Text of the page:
14. Bradford, M. A. et al. Thermal adaptation of soil microbial respiration to elevated temperature. Ecol. Lett. 11, 1316–1327 (2008).

    Article  Google Scholar 

  15. Saleska, S. R., Harte, J. N. & Torn, M. S. The effect of experimental ecosystem warming on CO2 fluxes in a montane meadow. Glob. Change Biol. 5, 125–141 (1999).

    Article  Google Scholar 

  16. Waldrop, M. P., Balser, T. C. & Firestone, M. K. Linking microbial community composition to function in a tropical soil. Soil Biol. Biochem. 32, 1837–1846 (2000).

    Article  Google Scholar 

  17. López-Urrutia, Á. & Morán, X. A. G. Resource limitation of bacterial production distorts the temperature dependence of oceanic carbon cycling. Ecology 88, 817–822 (2007).

    Article  Google Scholar 

  18. Rinnan, R., Michelsen, A., Bååth, E. & Jonasson, S. Fifteen years of climate change manipulations alter soil microbial communities in a subarctic heath ecosystem. Glob. Change Biol. 13, 28–39 (2007).

    Article  Google Scholar 

  19. Allison, S. D. & Treseder, K. K. Warming and drying suppress microbial activity and carbon cycling in boreal forest soils. Glob. Change Biol. 14, 2898–2909 (2008).

    Article  Google Scholar 

  20. Schuur, E. A. G. et al. The effect of permafrost thaw on old carbon release and net carbon exchange from tundra. Nature 459, 556–559 (2009).

    Article  Google Scholar 

  21. Jonasson, S., Castro, J. & Michelson, A. Litter, warming and plants affect respiration and allocation of soil microbial and plant C, N and P in arctic mesocosms. Soil Biol. Biochem. 36, 1129–1139 (2004).

    Article  Google Scholar 

  22. Hochachka, P. W. & Somero, G. N. Biochemical Adaptation: Mechanism and Process in Physiological Evolution (Oxford Univ. Press, 2002).

    Google Scholar 

  23. Raich, J. W., Russell, A. E., Kitayama, K., Parton, W. J. & Vitousek, P. M. Temperature influences carbon accumulation in moist tropical forests. Ecology 87, 76–87 (2006).

    Article  Google Scholar 

  24. Parton, W. J., Stewart, J. W. B. & Cole, C. V. Dynamics of C, N, P, and S in grassland soils—a model. Biogeochemistry 5, 109–131 (1988).

    Article  Google Scholar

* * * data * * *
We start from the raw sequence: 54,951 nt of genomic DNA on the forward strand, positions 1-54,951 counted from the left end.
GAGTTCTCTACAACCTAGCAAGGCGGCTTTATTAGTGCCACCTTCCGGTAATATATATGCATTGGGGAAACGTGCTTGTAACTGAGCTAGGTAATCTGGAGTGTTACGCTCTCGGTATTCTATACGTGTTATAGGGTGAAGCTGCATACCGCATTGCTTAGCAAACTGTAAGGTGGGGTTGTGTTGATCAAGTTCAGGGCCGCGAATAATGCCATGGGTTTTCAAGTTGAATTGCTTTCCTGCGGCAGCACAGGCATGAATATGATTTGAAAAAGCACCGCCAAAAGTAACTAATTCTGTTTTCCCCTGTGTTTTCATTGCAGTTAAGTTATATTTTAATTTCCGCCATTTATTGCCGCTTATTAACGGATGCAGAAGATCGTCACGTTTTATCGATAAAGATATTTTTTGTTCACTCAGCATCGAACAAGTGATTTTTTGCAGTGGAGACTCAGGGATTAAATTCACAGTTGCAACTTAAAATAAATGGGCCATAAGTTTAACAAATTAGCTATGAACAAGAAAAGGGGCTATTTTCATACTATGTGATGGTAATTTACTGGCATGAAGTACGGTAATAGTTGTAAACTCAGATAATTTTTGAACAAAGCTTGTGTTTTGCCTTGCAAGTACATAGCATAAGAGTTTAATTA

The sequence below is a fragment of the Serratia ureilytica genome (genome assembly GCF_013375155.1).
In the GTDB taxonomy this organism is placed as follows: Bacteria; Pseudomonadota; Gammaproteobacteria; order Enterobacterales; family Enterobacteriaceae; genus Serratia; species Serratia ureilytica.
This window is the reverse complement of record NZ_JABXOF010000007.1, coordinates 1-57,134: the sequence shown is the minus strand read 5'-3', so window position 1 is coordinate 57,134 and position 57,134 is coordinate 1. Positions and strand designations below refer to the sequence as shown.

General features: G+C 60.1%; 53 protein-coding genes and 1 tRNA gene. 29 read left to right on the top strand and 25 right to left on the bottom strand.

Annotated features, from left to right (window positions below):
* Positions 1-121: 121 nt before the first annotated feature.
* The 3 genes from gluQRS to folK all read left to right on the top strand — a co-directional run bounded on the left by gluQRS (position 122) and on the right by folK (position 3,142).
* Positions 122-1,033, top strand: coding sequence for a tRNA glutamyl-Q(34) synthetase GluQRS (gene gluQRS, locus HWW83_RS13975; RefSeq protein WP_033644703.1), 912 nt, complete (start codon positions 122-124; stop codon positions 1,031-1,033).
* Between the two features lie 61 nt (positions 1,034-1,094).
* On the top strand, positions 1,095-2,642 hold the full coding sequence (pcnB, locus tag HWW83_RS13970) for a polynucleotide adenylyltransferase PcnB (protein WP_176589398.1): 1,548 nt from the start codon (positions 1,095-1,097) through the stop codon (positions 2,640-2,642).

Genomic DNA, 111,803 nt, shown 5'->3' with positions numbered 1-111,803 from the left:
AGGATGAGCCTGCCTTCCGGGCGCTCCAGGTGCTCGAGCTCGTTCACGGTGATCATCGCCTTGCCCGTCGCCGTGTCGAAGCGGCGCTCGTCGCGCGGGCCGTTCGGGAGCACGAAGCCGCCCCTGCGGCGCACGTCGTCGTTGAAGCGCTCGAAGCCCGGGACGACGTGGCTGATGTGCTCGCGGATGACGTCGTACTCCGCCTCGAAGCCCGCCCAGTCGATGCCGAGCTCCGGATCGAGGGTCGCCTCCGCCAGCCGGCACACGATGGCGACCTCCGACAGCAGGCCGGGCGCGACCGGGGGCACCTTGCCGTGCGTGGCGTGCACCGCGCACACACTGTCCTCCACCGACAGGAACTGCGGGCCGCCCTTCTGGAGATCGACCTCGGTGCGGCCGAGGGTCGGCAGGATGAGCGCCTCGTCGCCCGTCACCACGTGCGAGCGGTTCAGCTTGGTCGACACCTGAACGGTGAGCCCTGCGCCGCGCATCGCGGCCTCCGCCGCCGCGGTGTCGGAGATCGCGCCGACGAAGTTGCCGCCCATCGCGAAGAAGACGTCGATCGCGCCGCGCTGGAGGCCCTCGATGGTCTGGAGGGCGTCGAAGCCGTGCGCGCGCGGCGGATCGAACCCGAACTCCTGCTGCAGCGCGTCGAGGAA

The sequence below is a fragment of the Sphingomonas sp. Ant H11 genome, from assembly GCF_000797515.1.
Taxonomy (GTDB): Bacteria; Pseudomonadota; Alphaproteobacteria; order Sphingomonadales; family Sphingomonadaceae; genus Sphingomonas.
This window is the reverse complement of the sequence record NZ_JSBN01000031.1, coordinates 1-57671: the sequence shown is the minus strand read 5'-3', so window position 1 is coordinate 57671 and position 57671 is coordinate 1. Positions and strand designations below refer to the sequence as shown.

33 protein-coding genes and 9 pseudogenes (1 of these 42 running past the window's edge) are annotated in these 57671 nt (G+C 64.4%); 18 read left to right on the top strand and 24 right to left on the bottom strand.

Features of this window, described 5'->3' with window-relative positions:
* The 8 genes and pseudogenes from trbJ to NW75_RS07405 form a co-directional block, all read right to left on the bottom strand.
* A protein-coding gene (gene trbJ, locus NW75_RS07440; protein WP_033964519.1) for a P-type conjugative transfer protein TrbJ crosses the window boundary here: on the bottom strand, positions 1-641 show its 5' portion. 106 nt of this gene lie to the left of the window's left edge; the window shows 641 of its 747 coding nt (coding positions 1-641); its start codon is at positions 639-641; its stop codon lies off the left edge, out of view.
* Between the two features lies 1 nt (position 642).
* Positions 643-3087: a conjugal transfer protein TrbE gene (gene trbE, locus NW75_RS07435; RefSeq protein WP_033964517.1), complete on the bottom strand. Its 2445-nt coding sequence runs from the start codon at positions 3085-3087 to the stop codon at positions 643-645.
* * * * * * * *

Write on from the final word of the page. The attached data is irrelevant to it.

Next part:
25. Mack, M. C., Schuur, E. A. G., Bret-Harte, M. S., Shaver, G. R. & Chapin, F. S. III. Ecosystem carbon storage in arctic tundra reduced by long-term nutrient fertilization. Nature 433, 440–443 (2004).

    Article  Google Scholar 

  26. Liu, W., Zhang, Z. & Wan, S. Predominant role of water in regulating soil and microbial respiration and their responses to climate change in a semiarid grassland. Glob. Change Biol. 15, 184–195 (2009).

    Article  Google Scholar 

  27. Bonan, G. Carbon cycle: Fertilizing change. Nature Geosci. 1, 645–646 (2008).

    Article  Google Scholar 

  28. Bosatta, E. & Ågren, G. I. Soil organic matter quality interpreted thermodynamically. Soil Biol. Biochem. 31, 1889–1891 (1999).

    Article  Google Scholar 

  29. Six, J., Frey, S. D., Thiet, R. K. & Batten, K. M. Bacterial and fungal contributions to carbon sequestration in agroecosystems. Soil Sci. Soc. Am. J. 70, 555–569 (2006).

    Article  Google Scholar 

  30. Trasar-Cepeda, C., Gil-Sotres, F. & Leirós, M. C. Thermodynamic parameters of enzymes in grassland soils from Galicia, NW Spain. Soil Biol. Biochem. 39, 311–319 (2007).

    Article  Google Scholar 

Download references

Acknowledgements

R. Conant, W. Parton and G. Ågren commented on the manuscript. M.D.W. and M.A.B. were supported by the US Department of Energy’s Office of Science (BER), S.D.A. by NSF Advancing Theory in Biology, and M.D.W. by DOE’s Northeastern Regional Center of the National Institute for Climatic Change Research, the USDA CSREES and NSF Ecosystems. The work is also a product of the NSF-supported Research Coordination Network on Enzymes in the Environment.

Author information

Authors and Affiliations

Authors

Contributions

M.A.B. and M.D.W. conceived the project, and S.D.A. built the model. S.D.A. and M.A.B. conducted model runs. All authors contributed to writing the paper.

Corresponding author

Correspondence to Steven D. Allison.

Ethics declarations

Competing interests

The authors declare no competing financial interests.

Supplementary information

Supplementary Information

Supplementary Information (PDF 519 kb)

Rights and permissions

Reprints and Permissions

About this article

Cite this article

Allison, S., Wallenstein, M. & Bradford, M. Soil-carbon response to warming dependent on microbial physiology. Nature Geosci 3, 336–340 (2010). https://doi.org/10.1038/ngeo846

Download citation

  • Received:

  • Accepted:

  • Published:

  • Issue Date:

  • DOI: https://doi.org/10.1038/ngeo846

This article is cited by

Search

Quick links

Nature Briefing

Sign up for the Nature Briefing newsletter — what matters in science, free to your inbox daily.

Get the most important science stories of the day, free in your inbox. Sign up for Nature Briefing